JF Yen Money Fund, 44th Floor, Jardine House, Hong Kong. Tel: 011-852-2843-8813. Fax: 011-852-2845-2421.

UBS MM Invest Yen, 26 Boulevard Grande-Duchesse Charlotte, L-2011 Luxembourg.

Credis Money Market Fund Yen, 58 Grand rue, L-1660, Luxembourg. Tel: 011-352-460-0111. Fax: 011-352-475541.

Kleinwort Benson Yen Bond Fund, PO Box 44, St. Peter Port, Guernsey, GY1 3BG, Channel Islands. Tel: 011-44-1481-727111. Fax: 011-44-1481-728317.

Guinness Flight GSF Yen Bond Fund, PO Box 250, La Plaiderie, St. Peter Port, Guernsey GY1 3QH. Channel Islands, Britain. Tel: 011-44-1481-712176. Fax: 011-44-1481-712065.

SBC Bond Portfolio Yen, 26 Route d’ Orlon, L-1140 Luxembourg. Tel: 011-352-452-0301. Fax: 011-352-452-030-700.

Carlson Japan Equity, Box 70379, S-107 24 Stockholm, Sweden. Tel: 011-46-87006360. Fax: 011-46-8-7006361.

GAM Tokyo Fonds, 4th Floor, 11 Athol Street, Douglas 1M99 1HH, Isle of Man, Britain. Tel: 011-44-1624-632632. Fax: 011-44-1624-625956.

Gartmore CSF Japan, PO Box 278, 45 La Motte Street, St. Helier, Jersey JE4 8TF, Channel Islands, Britain. Tel: 011-44-1534-27301. Fax: 011-44-1534-886689.

What To Do Now

We have seen in the first 12 lessons of this course that since the end of the Bretton Woods Currency Agreement that the U.S. dollar has fallen and fallen. Irrespective of day to day fluctuations, all individual currencies have enjoyed distinct periods of upward and downward phases. Over the years, the volatility of these phases has increased.

This freefall of the U.S. dollar is bad enough, but a more worrying factor is that it is falling at a time when normal economic indicators show the U.S. dollar should rise! This means more than just currency volatility surrounds us. We are embroiled in currency turmoil.

This kind of problem affects investors everywhere in the world. The U.S. dollar, like it or not, is still the reserve currency of the world. If its value is destroyed before a replacement is found, the current currency turmoil could become currency chaos! This is why each of us needs to use what we have learned so far in this course to begin plotting our financial course by creating our own stable currency base. Global Purchasing Power

The first way to have a stable currency base is to balance your investment portfolio to protect your global purchasing power.

We have learned in this course that purchasing power is a currency’s ability to buy something but that understanding purchasing power is not enough! We need to extend this understanding. Since we live in a global economy, we buy and sell things from all over the world and need to understand global purchasing power.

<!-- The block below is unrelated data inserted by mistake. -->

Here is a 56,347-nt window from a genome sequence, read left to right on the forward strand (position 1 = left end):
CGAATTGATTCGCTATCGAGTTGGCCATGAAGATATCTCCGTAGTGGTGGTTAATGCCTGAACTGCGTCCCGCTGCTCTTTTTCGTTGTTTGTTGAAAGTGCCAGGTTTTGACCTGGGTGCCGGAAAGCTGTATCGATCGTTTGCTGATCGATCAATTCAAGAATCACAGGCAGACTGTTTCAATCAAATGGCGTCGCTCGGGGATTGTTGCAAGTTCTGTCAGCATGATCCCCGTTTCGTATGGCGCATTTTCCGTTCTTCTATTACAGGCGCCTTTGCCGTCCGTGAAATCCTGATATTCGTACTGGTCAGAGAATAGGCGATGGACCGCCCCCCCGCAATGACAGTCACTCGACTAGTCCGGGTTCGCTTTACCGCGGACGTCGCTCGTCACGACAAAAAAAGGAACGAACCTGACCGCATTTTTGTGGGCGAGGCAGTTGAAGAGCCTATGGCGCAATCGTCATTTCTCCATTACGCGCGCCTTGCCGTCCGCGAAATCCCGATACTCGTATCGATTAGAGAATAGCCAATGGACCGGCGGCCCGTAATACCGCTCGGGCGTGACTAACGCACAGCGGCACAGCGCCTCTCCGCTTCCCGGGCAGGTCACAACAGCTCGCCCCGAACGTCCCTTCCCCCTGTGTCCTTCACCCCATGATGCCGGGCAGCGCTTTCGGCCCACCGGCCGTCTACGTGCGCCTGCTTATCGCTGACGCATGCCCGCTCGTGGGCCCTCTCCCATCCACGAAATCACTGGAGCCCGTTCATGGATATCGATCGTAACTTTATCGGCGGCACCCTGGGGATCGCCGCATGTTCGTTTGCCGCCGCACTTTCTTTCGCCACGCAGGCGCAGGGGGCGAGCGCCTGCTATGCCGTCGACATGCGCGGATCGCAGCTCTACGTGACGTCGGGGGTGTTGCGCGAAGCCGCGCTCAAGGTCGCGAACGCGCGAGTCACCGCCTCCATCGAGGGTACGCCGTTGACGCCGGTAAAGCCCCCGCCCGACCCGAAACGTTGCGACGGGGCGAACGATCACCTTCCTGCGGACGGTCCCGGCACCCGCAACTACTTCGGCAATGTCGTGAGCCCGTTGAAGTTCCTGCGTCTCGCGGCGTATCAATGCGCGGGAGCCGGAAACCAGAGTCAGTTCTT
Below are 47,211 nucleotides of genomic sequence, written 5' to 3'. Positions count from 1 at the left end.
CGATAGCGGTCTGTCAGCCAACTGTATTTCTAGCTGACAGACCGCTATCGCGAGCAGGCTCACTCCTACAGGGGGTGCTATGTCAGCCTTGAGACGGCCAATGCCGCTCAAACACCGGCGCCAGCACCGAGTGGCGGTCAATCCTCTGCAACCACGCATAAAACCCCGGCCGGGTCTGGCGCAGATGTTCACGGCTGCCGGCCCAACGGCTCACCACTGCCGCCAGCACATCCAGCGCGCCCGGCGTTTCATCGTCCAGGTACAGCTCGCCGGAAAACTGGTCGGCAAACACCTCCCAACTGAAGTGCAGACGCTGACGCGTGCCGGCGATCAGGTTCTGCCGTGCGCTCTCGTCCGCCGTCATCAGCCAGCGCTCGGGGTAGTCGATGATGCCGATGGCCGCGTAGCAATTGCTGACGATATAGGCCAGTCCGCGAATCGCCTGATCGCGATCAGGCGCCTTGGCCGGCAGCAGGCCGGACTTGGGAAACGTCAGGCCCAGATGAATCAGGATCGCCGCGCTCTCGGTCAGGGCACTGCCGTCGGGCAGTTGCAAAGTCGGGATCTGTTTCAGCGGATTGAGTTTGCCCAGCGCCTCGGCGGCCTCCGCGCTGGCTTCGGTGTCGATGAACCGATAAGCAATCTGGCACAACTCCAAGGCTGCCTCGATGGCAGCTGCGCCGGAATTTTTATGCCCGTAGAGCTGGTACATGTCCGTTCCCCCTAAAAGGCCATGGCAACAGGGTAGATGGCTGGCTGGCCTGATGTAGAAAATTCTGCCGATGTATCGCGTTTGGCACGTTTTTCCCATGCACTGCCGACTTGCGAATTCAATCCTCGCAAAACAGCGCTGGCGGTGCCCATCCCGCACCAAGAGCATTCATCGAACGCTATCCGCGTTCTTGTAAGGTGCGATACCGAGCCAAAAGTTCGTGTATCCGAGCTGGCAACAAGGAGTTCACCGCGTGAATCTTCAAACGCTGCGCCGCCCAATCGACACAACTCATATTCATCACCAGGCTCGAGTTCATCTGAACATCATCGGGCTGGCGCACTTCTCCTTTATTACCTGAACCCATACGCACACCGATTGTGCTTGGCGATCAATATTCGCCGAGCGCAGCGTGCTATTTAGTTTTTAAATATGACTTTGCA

We have also learned that Global purchasing power is our currency’s ability to buy things in other countries. Take Toyota automobiles, as an example. Twenty five years ago when one U.S. dollar was worth 400 Japanese yen, a Toyota priced at two million yen, had a price in U.S. dollars of US$5,000. Today with the dollar worth just over 100 yen, (assuming all other factors remain the same), the same car costing two million yen would cost nearly $20,000.

To protect the purchasing power of our wealth, we need to hold other currencies or hedge our own. As an example, if we want to be sure we can always afford to buy Japanese imports even if our currency falls, we need to hold investments denominated in yen (or hedge the dollar versus the yen). If we always want to be sure we can buy goods in Germany, we need to hold investments in German marks.

Here is one way to protect this purchasing power. If 30% of the goods and services we buy are imported from abroad, then we should invest (or hedge our import buying) 30% of our portfolio in currencies other than our own. Such a portfolio is balanced from a global purchasing power point of view.

Thus a portfolio position with at least 30% of our investments held in a mixture of currencies (other than our own) should become our neutral currency position (rather than 100% holdings in our own currency).

This 30% (foreign currency) -70% (domestic currency) neutral position should be a point of balance from where (if we decide from time to time) we can speculate for or against our own or any other currency. We will learn several ways to speculate on currencies in later lessons, but here let’s look at an easy way to attain a balanced portfolio.

To keep things easy, one simple general rule of thumb assumption is that 30% of our goods are imported and half of these imported goods come from Europe, half from Asia and Japan (if we are U.S. residents). Residents elsewhere might want to assume 34% in Japan, 33% in Europe and 33% in the U.S.

50 – 50 Currency Split

Based on the assumption above, one simple way to attain a balanced portfolio is to hold in theory 15% of one’s portfolio in Japanese yen and 15% in ECU (European Currency Unit) or German marks. Non U.S. investors would invest in theory 10% of their portfolio in yen, and 10% in the U.S. and 10%, Europe. In the next lesson we will learn ways to build such a portfolio.